BWW Review: A MIDSUMMER NIGHT'S DREAM, Arundel & Ladbroke Gardens
Since 2016, Shakespeare in the Squares have brought their own delightful takes of Shakespeare's works to parks all around London. This year, they mark their annual summer celebrations with a charming and quaint production of A Midsummer Night's Dream.
Tatty Hennessy brings a convivial atmosphere to the piece, placing the comedy against a post-war 20s Britain and giving it plenty of circus vibes where the actors become a travelling troupe surrounded by buntings and pastel-coloured trunks. Musical numbers and dances are scattered throughout the show, turning it into a joyous display of love, magic, and Shakespeare's gorgeous language.
The text is slightly updated and shortened, running accessibly at just over two hours and 15 minutes with an interval. The setting perfectly plays into the story: the green and breezy surroundings, the birds tweeting in the trees, and the light slowly fading turn the play into a multisensory natural experience.
The company look like they're having the time of their lives sneaking away from the makeshift stage, playing tricks, and building an enchanting illusion for the crowd. James Tobin is a splendid Puck. With flawless makeup and silver boots, he galavants around making mischief and bonding with the audience.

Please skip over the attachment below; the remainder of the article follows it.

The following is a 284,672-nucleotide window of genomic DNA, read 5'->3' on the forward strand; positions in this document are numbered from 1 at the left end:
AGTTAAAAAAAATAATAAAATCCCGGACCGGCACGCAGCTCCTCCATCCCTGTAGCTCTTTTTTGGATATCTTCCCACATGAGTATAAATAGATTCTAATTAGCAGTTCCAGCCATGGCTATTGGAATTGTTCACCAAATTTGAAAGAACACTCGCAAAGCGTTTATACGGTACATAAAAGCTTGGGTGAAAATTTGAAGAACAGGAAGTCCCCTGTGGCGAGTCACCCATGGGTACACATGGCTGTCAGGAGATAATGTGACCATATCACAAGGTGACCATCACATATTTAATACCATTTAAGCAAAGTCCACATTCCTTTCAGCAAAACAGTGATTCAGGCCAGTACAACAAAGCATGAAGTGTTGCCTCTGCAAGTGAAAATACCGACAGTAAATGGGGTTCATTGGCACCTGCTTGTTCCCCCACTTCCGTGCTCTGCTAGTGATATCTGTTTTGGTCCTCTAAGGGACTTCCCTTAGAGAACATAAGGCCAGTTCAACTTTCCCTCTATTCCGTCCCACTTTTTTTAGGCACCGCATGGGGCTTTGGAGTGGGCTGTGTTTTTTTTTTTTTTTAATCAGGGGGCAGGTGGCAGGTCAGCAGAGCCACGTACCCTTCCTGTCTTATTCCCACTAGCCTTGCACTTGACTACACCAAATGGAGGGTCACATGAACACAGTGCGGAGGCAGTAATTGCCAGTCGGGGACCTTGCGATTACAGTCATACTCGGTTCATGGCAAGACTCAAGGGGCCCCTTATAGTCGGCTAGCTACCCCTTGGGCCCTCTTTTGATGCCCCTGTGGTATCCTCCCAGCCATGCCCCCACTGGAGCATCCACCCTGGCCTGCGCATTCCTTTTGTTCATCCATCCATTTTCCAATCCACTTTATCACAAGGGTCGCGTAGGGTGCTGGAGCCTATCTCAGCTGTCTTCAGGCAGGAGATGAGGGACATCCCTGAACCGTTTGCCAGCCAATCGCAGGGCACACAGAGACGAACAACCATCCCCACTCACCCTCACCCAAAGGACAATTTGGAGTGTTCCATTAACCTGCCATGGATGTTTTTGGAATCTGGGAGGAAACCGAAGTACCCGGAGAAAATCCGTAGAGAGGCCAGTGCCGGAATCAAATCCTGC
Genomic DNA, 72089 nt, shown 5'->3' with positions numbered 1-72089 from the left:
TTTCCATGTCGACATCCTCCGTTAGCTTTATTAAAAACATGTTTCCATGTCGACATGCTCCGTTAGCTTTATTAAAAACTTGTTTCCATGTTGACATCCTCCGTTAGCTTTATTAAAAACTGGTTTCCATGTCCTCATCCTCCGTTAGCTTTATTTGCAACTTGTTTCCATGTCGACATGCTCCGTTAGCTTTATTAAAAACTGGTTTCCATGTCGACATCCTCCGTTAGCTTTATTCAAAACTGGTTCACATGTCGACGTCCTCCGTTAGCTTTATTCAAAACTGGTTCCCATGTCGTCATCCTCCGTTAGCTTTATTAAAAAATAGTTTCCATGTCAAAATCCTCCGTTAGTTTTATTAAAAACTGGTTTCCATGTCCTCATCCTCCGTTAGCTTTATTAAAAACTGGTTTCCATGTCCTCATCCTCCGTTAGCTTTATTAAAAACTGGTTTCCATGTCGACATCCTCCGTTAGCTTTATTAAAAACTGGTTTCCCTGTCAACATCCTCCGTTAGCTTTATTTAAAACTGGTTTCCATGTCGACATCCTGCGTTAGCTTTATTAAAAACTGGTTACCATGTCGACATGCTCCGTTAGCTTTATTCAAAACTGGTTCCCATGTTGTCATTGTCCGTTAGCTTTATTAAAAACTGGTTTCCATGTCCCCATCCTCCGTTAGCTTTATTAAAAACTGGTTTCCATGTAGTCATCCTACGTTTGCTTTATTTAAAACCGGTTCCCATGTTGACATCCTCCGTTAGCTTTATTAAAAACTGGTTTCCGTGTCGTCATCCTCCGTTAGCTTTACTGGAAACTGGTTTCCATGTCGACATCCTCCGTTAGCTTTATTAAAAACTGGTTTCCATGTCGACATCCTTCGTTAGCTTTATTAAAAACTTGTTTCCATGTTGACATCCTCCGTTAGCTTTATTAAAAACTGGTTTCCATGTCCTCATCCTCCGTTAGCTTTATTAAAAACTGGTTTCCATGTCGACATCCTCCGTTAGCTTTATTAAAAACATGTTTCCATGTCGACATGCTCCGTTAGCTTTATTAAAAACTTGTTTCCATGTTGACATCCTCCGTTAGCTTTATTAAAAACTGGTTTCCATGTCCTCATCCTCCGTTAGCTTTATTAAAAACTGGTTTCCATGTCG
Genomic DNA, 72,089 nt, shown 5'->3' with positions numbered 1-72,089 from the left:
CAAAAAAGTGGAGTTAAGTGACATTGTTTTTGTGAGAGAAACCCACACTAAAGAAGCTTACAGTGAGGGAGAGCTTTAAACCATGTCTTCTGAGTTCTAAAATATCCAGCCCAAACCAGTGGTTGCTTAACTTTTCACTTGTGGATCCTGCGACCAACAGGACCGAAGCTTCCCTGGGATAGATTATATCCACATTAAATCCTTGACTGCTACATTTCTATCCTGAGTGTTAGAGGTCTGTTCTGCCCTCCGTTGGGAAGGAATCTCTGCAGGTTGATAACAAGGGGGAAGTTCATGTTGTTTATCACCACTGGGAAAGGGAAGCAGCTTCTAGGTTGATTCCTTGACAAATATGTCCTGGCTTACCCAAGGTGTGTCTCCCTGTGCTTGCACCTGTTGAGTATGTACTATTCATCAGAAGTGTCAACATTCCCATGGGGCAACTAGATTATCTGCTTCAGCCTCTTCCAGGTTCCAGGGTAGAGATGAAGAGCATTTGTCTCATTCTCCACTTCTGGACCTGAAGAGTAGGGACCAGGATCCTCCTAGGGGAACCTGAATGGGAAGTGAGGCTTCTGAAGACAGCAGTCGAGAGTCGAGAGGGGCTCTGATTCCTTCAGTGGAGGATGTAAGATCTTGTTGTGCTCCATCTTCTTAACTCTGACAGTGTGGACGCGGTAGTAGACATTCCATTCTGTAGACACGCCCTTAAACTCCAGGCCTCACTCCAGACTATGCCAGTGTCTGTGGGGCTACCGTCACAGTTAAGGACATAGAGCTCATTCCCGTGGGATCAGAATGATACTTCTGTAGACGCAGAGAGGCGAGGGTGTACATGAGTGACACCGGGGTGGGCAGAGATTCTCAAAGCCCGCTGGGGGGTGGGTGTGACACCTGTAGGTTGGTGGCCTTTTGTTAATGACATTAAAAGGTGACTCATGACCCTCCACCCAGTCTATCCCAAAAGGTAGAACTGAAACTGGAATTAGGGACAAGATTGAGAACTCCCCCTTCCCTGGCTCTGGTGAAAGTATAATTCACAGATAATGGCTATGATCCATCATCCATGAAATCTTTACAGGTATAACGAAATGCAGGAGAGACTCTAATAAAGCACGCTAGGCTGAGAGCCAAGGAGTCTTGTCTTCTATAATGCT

Velvet corsets and golden accents adorn the fairies, who are lead by a headstrong Sioned Jones as Titania who falls in love with a hilarious Jodie Jacobs as Bottom. The latter is a joy to watch: she righteously steals the scene every time she walks on stage; whether she's bullying the rest of the Rude Mechanicals or being spoilt by Titania, she works like clockwork with her companions.
The lovers are silly and comical in their delivery, which culminates with a four-way scuffle that has Puck eating popcorn from the trees while Paul Giddings watches on as Oberon, rapt by the humans.
London is offering a whole lot of choice at the moment when it comes to A Midsummer Night's Dream, but the version presented by Shakespeare in the Squares is sure to transport their mortal audiences to a unique world where reality meddles with Shakespeare's universe.
Photo credit: James Miller